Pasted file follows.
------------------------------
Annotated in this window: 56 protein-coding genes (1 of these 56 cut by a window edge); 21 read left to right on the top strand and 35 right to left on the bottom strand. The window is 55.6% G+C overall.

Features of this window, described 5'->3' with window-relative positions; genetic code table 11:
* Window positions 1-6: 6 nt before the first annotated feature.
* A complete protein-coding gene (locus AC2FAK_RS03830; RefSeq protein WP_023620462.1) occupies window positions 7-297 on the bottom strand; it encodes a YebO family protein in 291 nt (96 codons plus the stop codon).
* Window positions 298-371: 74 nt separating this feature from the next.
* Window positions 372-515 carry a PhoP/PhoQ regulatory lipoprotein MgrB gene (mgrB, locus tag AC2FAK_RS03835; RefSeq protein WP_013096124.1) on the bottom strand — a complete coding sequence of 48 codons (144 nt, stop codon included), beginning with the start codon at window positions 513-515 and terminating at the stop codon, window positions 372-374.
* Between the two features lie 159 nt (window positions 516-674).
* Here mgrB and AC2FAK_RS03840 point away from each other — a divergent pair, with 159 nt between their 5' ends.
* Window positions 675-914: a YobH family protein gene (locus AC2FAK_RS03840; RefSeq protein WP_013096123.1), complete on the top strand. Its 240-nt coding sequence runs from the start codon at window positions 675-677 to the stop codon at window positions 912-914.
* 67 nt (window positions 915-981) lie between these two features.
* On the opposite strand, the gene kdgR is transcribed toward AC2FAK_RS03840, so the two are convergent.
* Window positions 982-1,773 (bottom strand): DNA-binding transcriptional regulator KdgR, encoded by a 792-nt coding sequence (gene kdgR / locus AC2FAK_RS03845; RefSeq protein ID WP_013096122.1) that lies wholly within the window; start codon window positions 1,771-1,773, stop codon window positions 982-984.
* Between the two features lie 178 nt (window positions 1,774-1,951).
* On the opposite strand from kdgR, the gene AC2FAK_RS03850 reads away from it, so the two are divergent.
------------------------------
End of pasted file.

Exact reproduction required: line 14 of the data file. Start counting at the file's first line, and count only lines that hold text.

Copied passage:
* On the opposite strand from kdgR, the gene AC2FAK_RS03850 reads away from it, so the two are divergent.